Balance and mobility relationships in older adults: A representative population-based cross-sectional study in Madeira, Portugal
|Titre||Balance and mobility relationships in older adults: A representative population-based cross-sectional study in Madeira, Portugal|
|Type de publication||Journal Article|
|Year of Publication||2019|
|Auteurs||Gouveia, ÉR, Gouveia, BR, Ihle, A, Kliegel, M, Marques, A, Freitas, DL|
|Journal||Archives of Gerontology and Geriatrics|
|Mots-clés||Balance, Falls’ risk factors, Functional fitness, Gait pattern, physical activity, www|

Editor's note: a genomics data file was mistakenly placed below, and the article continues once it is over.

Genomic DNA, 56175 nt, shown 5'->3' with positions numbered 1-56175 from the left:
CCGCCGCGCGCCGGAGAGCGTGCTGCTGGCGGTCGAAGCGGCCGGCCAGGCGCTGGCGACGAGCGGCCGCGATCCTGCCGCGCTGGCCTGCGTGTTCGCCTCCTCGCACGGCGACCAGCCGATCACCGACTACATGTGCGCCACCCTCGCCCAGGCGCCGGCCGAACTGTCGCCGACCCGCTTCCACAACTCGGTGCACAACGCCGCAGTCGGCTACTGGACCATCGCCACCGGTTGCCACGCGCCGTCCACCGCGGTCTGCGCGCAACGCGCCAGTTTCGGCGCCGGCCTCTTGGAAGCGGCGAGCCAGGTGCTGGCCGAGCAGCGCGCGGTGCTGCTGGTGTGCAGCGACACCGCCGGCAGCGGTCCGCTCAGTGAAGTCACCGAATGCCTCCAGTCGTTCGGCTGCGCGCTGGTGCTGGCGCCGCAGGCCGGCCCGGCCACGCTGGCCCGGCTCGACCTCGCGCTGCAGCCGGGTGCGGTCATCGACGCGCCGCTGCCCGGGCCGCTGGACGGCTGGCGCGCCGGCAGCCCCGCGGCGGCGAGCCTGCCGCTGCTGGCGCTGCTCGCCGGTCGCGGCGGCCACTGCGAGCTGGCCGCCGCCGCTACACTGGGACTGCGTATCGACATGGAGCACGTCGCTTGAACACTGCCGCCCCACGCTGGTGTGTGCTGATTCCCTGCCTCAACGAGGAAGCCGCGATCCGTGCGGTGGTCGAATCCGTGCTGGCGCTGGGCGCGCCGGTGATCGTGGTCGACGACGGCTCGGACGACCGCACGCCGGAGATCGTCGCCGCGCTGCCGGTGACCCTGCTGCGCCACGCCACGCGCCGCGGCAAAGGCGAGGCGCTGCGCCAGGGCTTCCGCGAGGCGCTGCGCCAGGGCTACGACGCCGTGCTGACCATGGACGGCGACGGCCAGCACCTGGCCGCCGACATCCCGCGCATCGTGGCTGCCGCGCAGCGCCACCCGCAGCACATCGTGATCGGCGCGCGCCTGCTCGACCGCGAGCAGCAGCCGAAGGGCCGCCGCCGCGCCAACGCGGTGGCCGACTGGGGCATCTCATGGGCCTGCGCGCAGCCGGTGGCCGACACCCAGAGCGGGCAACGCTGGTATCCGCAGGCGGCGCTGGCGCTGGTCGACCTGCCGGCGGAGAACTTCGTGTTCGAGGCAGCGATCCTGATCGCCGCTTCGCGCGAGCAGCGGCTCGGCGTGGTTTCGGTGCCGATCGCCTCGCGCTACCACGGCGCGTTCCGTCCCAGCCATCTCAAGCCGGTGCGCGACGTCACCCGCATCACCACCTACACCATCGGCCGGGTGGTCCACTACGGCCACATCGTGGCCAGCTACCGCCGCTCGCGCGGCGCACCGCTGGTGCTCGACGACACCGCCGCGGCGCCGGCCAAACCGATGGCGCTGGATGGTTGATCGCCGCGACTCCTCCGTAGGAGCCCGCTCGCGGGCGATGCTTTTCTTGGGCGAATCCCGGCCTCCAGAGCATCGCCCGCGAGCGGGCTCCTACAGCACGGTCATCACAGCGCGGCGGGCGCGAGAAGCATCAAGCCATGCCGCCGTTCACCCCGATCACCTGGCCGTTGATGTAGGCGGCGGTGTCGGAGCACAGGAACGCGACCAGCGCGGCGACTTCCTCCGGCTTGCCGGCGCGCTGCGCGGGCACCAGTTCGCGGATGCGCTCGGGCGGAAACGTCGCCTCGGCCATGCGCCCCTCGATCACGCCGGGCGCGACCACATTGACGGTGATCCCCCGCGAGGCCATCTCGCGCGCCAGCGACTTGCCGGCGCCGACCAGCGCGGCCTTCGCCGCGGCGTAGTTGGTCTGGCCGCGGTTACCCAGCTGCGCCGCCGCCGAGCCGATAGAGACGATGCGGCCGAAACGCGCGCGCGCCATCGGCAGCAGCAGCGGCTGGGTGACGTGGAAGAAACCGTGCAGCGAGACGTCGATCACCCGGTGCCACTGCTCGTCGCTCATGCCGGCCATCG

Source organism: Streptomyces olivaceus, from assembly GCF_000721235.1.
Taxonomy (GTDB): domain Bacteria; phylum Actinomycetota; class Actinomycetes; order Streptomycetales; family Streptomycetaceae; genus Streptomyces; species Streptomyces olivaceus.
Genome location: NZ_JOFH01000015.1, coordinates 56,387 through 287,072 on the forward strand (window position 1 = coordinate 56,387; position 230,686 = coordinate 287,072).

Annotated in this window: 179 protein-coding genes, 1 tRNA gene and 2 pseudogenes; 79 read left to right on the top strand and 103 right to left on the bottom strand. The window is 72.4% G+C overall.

Background Balance and mobility impairments are important modifiable risk factors associated with falls in older people. Purpose To investigate how different functional fitness components relate to balance and mobility, after controlling for age, sex, body mass index (BMI), and different physical activity (PA) domains. Methods This representative cross-sectional study included 802 individuals, 401 males and 401 females (69.8 ± 5.6 years) from Madeira, Portugal. The Fullerton Advance Balance (FAB) scale was used to assess balance. Mobility in terms of gait velocity, cadence, stride length, and gait stability ratio (GSR) were assessed using the 50-foot Walk test. PA was assessed through a face-to-face interview using the Baecke questionnaire, and functional fitness was assessed with Senior Fitness tests (strength, flexibility, and aerobic endurance). Results Balance and mobility were negatively associated with age and BMI, and positively related to PA and functional fitness. Moreover, male presented better performance in balance and mobility. Hierarchical multiple regression analyses showed that functional fitness explained the highest amount of variance in balance and all mobility parameters (over and above age, sex, BMI, and PA). Specifically, entering functional fitness components significantly increased explained variance in FAB (+19%), gait velocity (+25%), cadence (+15%), stride length (+9%), and GSR (+ 31%). In these models, aerobic endurance consistently had the strongest contribution. Conclusion Strength, flexibility, and especially aerobic endurance, over and above non-modifiable variables like age and sex, are crucial for maintaining or improving balance and mobility and, thereby, prevent falls in older people.